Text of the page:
The federal Individuals with Disabilities Education Act (IDEA) offers public funds to states that commit to making a free education available to all students with disabilities. Full benefits are available under IDEA if the student attends either a public school or a private school that is certified by a state or local education agency. Under the California statute implementing IDEA, only private schools that are “nonsectarian” are eligible for certification and participation in this program. Several Orthodox Jewish parents who have children with disabilities, along with two Orthodox Jewish schools, filed a lawsuit challenging California’s nonsectarian requirement and seeking injunctive relief. The U.S. District Court for the Central District of California denied their motion for a preliminary injunction. The case is now before the U.S. Court of Appeals for the Ninth Circuit.
Sidley represented Professor Garnett as amicus curiae in the appeal and filed a brief urging the Ninth Circuit to reverse the district court’s decision because it is inconsistent with recent Supreme Court jurisprudence on the Free Exercise Clause. Under Trinity Lutheran Church of Columbia v. Comer (2017), Espinoza v. Montana Department of Revenue (2020), and Carson v. Makin (2022), the government must, absent a compelling state interest, remain neutral toward religion and may not exclude religious individuals and organizations from government programs solely because they are religious. Among other things, Sidley’s brief argued that California’s nonsectarian requirement “is the very definition of a lack of neutrality” because the “sole purpose and effect of such a requirement is to single out religious institutions for disfavor.” Accordingly, the brief argued, the “nonsectarian” requirement must be subjected to strict scrutiny, which it cannot survive.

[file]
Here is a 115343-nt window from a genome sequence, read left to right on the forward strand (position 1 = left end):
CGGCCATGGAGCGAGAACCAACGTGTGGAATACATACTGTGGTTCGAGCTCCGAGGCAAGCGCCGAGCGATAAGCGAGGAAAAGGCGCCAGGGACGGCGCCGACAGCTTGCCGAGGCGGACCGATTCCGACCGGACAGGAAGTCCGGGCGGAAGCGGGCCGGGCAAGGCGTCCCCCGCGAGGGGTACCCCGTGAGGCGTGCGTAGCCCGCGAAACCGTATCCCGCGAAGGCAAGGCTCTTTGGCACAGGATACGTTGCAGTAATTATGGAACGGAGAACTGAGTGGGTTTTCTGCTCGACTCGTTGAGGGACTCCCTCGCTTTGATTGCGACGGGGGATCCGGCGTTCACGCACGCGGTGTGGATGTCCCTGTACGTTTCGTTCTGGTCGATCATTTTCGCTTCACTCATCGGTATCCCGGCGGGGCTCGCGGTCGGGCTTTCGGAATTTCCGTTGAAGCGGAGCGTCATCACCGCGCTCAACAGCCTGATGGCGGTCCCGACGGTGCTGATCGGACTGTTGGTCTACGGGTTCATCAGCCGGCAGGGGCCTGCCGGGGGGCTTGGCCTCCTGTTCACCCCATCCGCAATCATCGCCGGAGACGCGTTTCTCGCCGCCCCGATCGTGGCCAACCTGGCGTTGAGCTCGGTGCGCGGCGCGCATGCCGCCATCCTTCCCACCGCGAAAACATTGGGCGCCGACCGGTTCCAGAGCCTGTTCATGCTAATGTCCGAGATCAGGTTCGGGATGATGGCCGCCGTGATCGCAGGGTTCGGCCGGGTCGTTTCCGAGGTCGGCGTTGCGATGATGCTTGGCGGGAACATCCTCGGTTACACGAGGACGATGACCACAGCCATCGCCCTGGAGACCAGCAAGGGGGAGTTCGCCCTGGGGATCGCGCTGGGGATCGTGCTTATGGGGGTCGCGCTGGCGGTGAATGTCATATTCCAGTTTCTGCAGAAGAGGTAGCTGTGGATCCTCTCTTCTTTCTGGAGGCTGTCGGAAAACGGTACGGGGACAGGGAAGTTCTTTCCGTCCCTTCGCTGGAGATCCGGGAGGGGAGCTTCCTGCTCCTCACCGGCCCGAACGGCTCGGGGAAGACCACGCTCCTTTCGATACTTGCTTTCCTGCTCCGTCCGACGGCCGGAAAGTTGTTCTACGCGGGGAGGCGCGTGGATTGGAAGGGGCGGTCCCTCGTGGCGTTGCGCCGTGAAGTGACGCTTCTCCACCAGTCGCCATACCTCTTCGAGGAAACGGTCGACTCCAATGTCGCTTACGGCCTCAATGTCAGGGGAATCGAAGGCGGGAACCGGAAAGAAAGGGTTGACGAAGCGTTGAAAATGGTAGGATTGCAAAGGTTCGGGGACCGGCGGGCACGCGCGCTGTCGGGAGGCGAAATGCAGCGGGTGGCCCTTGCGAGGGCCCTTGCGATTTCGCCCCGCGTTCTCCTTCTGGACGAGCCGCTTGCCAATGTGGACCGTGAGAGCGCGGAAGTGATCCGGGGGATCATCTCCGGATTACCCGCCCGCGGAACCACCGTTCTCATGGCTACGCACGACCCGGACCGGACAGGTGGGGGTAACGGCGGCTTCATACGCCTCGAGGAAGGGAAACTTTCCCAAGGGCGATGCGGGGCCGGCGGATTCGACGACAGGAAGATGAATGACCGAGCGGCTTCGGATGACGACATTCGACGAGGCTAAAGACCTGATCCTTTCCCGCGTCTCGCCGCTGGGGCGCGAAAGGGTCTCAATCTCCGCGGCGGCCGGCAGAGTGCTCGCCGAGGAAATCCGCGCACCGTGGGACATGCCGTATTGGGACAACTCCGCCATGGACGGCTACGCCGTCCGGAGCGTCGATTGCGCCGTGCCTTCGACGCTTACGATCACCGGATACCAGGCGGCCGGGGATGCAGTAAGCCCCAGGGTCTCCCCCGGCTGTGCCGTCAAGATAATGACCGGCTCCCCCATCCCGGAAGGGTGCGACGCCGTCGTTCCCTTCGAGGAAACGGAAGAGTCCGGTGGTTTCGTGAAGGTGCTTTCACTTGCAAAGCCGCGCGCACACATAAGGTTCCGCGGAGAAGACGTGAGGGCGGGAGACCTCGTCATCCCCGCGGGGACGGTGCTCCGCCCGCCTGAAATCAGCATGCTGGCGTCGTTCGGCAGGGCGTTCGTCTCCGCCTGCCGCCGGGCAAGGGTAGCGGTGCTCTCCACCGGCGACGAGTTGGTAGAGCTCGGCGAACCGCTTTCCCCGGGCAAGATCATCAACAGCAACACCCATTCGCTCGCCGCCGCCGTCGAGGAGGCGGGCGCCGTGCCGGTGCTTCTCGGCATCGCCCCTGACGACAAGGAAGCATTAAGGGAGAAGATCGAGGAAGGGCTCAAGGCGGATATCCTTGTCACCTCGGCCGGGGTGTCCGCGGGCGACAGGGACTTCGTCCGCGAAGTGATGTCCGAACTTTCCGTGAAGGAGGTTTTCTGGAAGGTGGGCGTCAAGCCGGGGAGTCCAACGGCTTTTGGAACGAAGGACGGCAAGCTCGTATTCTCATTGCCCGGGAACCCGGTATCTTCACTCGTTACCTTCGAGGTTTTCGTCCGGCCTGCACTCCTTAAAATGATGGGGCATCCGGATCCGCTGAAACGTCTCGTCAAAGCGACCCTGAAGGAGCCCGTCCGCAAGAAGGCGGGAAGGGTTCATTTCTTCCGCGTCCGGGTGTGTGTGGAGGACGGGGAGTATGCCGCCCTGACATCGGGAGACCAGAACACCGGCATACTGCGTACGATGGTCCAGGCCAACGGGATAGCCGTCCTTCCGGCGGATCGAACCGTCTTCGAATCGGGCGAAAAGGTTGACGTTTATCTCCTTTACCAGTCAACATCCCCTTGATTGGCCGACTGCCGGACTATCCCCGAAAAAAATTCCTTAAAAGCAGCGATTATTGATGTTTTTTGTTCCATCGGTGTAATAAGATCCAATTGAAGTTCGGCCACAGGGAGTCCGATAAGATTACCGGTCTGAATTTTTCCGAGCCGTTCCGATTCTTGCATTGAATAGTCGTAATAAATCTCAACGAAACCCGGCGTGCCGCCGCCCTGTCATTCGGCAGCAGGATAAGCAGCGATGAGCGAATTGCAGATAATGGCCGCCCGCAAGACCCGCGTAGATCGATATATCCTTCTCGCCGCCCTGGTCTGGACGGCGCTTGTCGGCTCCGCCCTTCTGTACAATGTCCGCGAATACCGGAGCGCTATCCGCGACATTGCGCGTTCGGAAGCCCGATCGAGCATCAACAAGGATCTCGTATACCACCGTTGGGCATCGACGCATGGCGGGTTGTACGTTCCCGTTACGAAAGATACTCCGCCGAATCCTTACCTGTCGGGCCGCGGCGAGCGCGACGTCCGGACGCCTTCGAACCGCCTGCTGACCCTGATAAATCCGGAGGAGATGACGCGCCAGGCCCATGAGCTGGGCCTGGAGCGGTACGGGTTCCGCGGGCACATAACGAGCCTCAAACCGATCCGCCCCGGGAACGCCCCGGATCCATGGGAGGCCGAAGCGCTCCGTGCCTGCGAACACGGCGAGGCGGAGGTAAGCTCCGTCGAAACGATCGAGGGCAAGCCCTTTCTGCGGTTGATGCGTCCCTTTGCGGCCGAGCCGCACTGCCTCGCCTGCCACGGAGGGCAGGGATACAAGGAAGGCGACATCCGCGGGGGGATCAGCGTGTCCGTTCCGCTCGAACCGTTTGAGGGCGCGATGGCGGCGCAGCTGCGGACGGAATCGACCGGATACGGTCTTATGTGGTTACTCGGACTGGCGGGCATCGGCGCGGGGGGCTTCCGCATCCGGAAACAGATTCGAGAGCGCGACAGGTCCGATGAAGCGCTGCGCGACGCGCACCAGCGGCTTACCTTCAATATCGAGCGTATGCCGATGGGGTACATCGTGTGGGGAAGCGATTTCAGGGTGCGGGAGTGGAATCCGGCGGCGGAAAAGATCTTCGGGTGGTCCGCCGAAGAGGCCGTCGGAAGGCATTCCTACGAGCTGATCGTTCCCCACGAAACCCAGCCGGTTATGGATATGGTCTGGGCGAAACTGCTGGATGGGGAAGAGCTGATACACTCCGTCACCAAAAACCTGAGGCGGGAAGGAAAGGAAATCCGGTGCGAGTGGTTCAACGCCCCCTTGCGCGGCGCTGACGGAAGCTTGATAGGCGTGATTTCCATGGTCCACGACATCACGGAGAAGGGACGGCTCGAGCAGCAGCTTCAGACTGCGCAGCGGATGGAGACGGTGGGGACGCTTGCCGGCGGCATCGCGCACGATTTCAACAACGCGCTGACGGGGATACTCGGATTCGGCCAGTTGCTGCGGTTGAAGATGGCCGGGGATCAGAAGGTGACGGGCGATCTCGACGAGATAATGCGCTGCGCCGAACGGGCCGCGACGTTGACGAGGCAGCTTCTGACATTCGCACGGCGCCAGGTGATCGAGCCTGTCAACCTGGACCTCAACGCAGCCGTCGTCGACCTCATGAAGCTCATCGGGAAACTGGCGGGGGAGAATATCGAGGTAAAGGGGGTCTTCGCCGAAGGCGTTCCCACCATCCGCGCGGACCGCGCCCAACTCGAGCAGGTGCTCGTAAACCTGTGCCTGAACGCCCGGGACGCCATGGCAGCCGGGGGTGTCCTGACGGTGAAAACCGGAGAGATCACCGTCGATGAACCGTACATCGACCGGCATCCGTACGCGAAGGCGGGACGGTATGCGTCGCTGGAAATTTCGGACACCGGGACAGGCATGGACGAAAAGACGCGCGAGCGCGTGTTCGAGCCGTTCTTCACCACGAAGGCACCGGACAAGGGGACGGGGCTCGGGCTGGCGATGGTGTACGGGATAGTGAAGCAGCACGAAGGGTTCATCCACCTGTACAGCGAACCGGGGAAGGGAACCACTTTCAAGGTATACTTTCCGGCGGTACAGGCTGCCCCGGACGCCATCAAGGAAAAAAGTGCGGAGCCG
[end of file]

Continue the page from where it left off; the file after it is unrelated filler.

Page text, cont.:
The Sidley team working on behalf of Professor Garnett included Dino LaVerghetta and Aaron Haviland, both from the Washington, D.C. office.